Category Archives: photojournalism

Remember, remember, the 5th of November

Photo I shot at Mexico City.

Remember, remember, the 5th of November.

There is a crisis with police worldwide. It’s not just a one-nation phenomenon.

Civilians are having trouble with police — aggressive, authoritarian, corrupt, insensitive, and racist. Yours truly too. It is not an issue of complying or not anymore. It is not an issue of criminal activity anymore. It is about undermining democracy and freedom (if any).

For those of us who have had issues with police for NO reason is frustrating for other police or authorities to understand. Especially here in Mexico, where laws are only a list of good will.

This ends up ultimately with world governments, they inability to see the issue. We ended up in a police state world, where the Internet, free speech, or even carrying a camera at a demonstration is far worse offense than rape, kidnapping, or mass murder.

Criminals all around the world are getting a nice treatment — warlorlds, drug pins, and mass shooters. We the people have become the scapegoats for the blunt inefficiency of police. Their frustrations vent on us.

We should remind the police (the bad apples that is) that we are the more. That they work for us. That they serve and protect us, not themselves. The moment we begin to do this reminding to police corporations around the world, the moment democracy has failed — though we need to do something to mend it.

Unless you don’t believe in democracy, the police should be held accountable for their actions — the good and the bad. Good actions should be rewarded, yes. Bad actions from police should have the most severe repercusions.

If you’re interested in how a system becomes rotten check out my novel Till Stars Shut Their Eyes, and see how Yacanes and Atotoztli defended their love in Ancient Mexico against the actions of the High Ruler’s police.

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Family at the Mexican border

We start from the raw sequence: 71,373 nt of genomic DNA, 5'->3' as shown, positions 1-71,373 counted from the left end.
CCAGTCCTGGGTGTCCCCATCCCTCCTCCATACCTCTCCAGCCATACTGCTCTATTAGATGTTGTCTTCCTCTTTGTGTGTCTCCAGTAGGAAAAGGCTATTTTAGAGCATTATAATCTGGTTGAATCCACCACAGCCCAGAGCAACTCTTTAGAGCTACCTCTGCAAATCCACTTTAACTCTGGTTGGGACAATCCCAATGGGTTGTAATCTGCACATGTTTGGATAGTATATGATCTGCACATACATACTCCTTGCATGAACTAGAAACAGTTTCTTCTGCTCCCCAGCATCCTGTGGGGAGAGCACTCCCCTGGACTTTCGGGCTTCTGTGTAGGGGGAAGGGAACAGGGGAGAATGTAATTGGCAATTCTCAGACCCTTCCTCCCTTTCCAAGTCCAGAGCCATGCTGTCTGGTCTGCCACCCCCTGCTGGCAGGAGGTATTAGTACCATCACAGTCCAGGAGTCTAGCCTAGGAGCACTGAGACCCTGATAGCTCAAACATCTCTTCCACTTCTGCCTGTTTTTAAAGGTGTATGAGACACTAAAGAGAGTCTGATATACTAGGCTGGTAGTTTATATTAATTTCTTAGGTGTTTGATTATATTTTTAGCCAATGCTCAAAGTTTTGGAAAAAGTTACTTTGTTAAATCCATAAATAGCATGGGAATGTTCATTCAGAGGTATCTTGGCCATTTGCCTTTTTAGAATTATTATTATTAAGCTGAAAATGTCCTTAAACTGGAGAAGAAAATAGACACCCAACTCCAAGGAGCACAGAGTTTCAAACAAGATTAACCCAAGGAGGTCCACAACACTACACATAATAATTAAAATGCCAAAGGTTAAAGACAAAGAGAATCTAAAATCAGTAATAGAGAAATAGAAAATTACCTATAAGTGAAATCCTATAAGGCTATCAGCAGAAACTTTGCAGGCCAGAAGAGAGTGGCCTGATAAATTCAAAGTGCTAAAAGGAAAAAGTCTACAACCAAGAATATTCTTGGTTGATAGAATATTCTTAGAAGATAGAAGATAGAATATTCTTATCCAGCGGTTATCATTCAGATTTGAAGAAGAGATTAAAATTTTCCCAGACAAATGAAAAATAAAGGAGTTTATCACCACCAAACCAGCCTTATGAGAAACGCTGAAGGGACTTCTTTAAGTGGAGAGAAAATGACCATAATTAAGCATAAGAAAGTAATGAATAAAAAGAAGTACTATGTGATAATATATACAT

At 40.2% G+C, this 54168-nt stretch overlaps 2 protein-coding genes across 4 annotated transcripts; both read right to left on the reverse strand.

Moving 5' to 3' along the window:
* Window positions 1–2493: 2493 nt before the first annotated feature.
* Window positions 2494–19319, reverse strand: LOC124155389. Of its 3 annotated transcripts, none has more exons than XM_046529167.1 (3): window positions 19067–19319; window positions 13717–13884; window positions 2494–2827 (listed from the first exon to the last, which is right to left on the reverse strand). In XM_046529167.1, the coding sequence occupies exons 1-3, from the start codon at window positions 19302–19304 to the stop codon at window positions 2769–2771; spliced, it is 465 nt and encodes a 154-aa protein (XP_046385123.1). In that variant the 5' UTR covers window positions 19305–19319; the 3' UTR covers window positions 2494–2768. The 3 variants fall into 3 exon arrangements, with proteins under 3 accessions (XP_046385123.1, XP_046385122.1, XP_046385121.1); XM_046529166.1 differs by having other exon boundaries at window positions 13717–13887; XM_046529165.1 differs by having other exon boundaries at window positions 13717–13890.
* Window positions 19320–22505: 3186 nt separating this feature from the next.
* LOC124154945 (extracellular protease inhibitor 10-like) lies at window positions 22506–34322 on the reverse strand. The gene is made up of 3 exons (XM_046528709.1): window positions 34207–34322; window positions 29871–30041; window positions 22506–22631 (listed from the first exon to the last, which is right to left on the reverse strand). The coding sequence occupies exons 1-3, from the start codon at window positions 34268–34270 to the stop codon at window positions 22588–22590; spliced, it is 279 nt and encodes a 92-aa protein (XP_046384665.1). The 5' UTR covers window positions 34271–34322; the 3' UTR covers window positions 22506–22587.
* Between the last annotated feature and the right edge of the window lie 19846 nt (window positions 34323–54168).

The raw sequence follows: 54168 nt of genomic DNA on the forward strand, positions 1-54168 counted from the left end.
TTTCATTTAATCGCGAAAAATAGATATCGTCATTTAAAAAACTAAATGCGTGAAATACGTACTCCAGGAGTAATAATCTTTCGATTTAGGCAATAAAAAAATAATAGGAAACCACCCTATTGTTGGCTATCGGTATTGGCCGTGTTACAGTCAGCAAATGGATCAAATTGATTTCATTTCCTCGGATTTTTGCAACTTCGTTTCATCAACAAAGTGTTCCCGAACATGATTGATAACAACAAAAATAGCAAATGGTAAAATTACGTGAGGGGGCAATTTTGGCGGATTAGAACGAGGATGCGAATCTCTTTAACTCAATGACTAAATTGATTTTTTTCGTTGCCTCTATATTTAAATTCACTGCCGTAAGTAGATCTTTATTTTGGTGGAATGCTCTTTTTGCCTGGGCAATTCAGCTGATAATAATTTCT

Photo I shot at Nuevo Laredo, Mexico.

While interviewing him, this man worked on construction structures. These structures hold cement columns, and also seem to hold the survival of this family.

After giving me permission to take portraits of him working and of his son, he explained the hardships of living in such conditions. This place was (and still is) at the outskirts of Nuevo Laredo.

Nuevo Laredo is considered an international trade hub, where goods and people pass through from the US into Mexico and vice-versa. Because of its strategic position it has attracted the best riches can get and the worst poverty can summon. This the dark side of this city and the whole of the US-Mexico border. A couple of miles from this place the United States begin.

When I presented this at my university in the American side, they were baffled and even incredulous that such scenes could exist on the other side of the river where they live, work and sleep.

If you’re interested in Mexico and inequality you should look into my novel, Till Stars Shut Their Eyes.

Family at Mexican border. Copyright 2006 Miguel Omaña.
Family at Mexican border. Copyright 2006 Miguel Omaña.

Mexican senate taken by police

This was the moment armed Federal Police took hold of the Mexican Senate’s main entrance from the ire of hundreds of thousands of protesters and anarchists. Even though they took the Senate well in the night, it was about this moment of the day that hundreds of Federal Policemen completely took the Senate inside out. This was before the controversial landmark education bill was passed. A block away, at Reforma and Bucareli junction, all-out anarchists clashed with other Federal Policemen, resulting in injuries. The protesters chanted for an uprise, and threatened to take over Mexico City.

Photo taken in 2013, but since then, this type of action have become common not only in Mexico City but mainly in Southern states.

For centuries people in Mexico have attempted to fight for freedom and basic rights. The notorious Mexican Revolution is an example of it. And yet, even before the arrival of Europeans to then called Anahuac, people have fought against injustice or their rights. One such example is the war led by Yacanex, which I explain in my novel Till Stars Shut Their Eyes how he fought for their rights against the ambitions of the powerful.

Mexican Senate taken by police. Copyright 2015 Miguel Omaña.
Mexican Senate taken by police. Copyright 2015 Miguel Omaña.